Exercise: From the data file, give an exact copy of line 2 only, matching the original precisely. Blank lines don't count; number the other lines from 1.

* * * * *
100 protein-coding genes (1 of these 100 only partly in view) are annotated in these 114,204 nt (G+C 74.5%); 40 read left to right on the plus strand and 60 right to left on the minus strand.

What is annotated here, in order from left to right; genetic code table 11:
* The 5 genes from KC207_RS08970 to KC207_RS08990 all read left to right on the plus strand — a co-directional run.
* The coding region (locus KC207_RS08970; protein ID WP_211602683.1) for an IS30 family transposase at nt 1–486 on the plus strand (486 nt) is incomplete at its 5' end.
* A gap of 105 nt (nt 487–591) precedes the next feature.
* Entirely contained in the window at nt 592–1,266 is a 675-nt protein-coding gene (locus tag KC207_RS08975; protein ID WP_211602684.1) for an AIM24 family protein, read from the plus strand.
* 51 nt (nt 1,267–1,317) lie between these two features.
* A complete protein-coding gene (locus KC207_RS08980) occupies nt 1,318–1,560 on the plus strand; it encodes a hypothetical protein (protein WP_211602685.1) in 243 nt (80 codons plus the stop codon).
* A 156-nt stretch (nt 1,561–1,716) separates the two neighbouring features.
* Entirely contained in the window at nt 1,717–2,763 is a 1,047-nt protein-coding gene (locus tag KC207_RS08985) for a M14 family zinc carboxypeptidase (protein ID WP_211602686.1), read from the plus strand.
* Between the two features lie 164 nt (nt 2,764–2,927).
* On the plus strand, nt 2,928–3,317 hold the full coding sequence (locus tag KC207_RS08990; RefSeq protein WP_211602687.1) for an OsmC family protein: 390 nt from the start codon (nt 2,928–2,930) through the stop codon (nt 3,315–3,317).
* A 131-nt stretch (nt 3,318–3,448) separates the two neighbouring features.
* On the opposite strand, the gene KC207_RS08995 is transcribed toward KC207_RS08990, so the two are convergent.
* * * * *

What is annotated here, in order from left to right; genetic code table 11: